Kestrel, the CFD solver from the CREATE-AV program, was represented by David McDaniel from the University of Alabama at Birmingham. At the start, he made two important statements. First, their goal is to “do well with the mesh given to us.” (This is similar to Pointwise’s approach to dealing with CAD geometry – do the absolute best with the geometry provided.) Second, he notes that mixed-element unstructured meshes (their primary type) are terrible according to traditional mesh metrics, despite being known to yield accurate results. This same observation is true for adaptive meshes and meshes distorted by the relative motion of bodies within a mesh (e.g. flaps deflecting, stores dropping).
More significantly, McDaniel notes a “scary” interdependence between solver discretization and mesh geometry by recalling Mavriplis’ paper on the drag prediction workshop (Reference 4) in which two extremely similar meshes yielded vastly different results with multiple solvers.
To address mesh quality, Kestrel’s developers have implemented non-dimensional quality metrics that are both local and global and that are consistent in the sense that 0 always means bad and 1 always means good. The metrics important to Kestrel are an area-weighted measure of quad face planarity, an interesting measure of flow alignment with the nearest solid boundary, a least squares gradient that accounts for the orientation and proximity of neighbor cell centroids, smoothness, spacing, and isotropy.
Figure 2: Using Kestrel one can show a correlation between mesh and solution quality. From Reference 1f.
Differing from Dannenhoffer’s result, McDaniel showed a correlation of mesh quality with solution accuracy with the caveat that a well-resolved mesh can have poor quality and still produce a good answer. (In other words, more points always is better.)
Alan Mueller’s presentation on CD-adapco’s STAR-CCM+ solver began by pointing out that mesh quality begins with CAD geometry quality and manifests as either a low-quality surface mesh or an inaccurate representation of the true shape. This echoes Dannenhoffer’s grid validity idea.
After introducing a list of their quality metrics, Mueller makes the following statement, “Results on less than perfect meshes are essentially the same (drag and lift) as on meshes where considerable resources were spent to eliminate the poor cells in the mesh.” Here we note that the objective functions are integrated quantities (drag and lift,) instead of distributed data like pressure profiles. After all, integrated quantities are the type of engineering data we want to get from CFD.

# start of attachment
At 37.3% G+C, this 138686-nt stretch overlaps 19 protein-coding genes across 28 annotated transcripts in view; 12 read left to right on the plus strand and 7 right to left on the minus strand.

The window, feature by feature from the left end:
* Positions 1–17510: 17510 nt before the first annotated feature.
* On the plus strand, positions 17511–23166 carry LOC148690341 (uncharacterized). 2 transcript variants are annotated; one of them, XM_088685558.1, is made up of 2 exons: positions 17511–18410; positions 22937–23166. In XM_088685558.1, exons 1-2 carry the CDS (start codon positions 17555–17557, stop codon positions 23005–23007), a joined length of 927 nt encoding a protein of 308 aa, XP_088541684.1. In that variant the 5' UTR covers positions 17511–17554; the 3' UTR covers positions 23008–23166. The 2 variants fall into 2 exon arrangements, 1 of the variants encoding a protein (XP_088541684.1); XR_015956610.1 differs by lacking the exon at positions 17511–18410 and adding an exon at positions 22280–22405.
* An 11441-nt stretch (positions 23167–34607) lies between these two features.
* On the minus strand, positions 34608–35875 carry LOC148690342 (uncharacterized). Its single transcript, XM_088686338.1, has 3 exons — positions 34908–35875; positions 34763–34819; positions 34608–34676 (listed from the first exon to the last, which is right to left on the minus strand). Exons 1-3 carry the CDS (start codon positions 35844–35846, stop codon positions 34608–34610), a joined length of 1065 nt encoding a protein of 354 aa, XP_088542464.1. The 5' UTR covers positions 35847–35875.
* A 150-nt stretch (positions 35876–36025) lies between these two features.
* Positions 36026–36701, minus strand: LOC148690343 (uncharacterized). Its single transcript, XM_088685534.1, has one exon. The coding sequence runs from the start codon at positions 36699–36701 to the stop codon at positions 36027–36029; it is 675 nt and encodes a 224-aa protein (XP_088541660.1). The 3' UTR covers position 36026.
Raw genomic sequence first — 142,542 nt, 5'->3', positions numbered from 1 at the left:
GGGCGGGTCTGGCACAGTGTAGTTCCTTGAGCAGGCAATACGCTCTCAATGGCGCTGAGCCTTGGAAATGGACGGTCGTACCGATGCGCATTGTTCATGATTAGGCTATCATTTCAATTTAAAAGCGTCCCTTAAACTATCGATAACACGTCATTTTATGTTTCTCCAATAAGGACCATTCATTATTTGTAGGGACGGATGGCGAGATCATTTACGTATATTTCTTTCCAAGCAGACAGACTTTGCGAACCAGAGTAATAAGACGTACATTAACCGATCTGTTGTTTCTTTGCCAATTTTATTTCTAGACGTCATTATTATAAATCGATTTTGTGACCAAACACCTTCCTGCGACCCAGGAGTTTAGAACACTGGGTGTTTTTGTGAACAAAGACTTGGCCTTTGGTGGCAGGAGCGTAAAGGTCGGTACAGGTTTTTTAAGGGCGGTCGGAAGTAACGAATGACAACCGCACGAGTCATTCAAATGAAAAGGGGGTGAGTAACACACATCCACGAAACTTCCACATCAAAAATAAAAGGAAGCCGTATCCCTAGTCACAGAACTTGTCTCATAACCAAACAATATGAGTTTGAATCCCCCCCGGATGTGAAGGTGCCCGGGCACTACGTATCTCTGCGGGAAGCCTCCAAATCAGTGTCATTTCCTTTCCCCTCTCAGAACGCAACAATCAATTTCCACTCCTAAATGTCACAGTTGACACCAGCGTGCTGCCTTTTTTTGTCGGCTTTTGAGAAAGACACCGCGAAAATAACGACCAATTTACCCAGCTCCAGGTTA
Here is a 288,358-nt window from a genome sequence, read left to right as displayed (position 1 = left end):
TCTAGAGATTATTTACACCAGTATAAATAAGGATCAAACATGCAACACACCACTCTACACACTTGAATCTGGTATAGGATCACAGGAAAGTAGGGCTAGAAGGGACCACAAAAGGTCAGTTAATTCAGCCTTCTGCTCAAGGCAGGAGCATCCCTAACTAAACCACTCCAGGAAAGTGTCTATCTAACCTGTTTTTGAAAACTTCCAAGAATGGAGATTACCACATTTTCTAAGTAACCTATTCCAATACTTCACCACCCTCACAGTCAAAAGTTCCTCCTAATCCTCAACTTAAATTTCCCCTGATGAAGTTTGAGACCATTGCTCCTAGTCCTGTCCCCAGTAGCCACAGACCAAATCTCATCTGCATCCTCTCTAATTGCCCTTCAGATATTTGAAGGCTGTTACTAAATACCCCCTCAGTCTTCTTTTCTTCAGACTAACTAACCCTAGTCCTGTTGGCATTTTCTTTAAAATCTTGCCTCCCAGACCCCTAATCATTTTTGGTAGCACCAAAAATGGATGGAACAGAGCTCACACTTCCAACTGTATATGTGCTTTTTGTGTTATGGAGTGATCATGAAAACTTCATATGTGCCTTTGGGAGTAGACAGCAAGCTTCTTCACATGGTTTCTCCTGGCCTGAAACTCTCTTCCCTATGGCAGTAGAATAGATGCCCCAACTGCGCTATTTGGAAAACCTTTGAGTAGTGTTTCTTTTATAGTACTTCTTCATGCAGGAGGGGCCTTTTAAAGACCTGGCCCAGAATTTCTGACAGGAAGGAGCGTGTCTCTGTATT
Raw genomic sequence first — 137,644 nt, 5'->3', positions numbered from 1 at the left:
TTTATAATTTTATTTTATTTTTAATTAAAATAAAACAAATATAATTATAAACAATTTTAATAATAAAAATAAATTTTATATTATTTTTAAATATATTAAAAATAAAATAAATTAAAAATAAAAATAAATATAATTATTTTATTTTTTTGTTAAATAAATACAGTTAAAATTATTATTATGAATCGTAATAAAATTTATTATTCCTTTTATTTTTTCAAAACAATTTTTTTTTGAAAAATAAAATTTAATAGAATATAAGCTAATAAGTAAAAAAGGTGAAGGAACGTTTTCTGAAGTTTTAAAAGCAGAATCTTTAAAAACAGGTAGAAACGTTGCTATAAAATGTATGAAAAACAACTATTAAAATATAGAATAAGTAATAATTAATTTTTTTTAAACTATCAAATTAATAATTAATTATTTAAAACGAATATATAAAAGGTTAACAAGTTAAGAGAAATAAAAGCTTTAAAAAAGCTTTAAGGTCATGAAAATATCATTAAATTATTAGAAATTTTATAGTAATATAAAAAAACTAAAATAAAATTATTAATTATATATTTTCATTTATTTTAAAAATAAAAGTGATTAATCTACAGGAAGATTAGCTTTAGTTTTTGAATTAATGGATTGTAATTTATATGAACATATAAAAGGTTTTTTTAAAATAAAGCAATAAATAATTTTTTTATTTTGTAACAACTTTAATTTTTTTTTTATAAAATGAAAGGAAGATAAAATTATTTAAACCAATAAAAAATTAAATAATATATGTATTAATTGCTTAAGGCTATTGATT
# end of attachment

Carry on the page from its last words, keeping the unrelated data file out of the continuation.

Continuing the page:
This insensitivity of accuracy to mesh quality supports Mueller’s position that poor cell quality is a stability issue. Accordingly, the approach with STAR-CCM+ is to be conservative – opt for robustness over accuracy. Specifically, they are looking for metrics that will result in division by zero in the solver. Skewness as it affects diffusion flux and linearization is one such example.
Dr. John Steinbrenner and Nick Wyman shared Pointwise’s perspective on solution-independent quality metrics by taking a counterintuitive approach. You would think that a mesh generation developer would promote the efficacy of a priori metrics. But the error in a CFD solution consists of geometric errors, discretization errors, and modeling errors. Geometric errors are similar to points made by Dannenhoffer and Mueller about properly representing the shape. Modeling errors come from turbulence, chemical, and thermophysical properties. Discretization involves degradation of the solver’s numerics. The discretization error is driven by coupling between the mesh and the solver’s numerical algorithm.
Figure 3: This table summarizes the mesh quality metrics available in Pointwise. From Reference 1h.
Therefore, although Fidelity Pointwise can compute and display many metrics, it is important to note that many of them lack a direct relationship to the solver’s numerics and accordingly they are only loose indicators of solution accuracy. On the other hand, these metrics are convenient to compute, can address Dannenhoffer’s grid validity issue, and provide a mechanism for launching mesh improvement techniques. They also form the basis of a user’s ability to develop domain expertise – metrics that correlate to their specific application domain.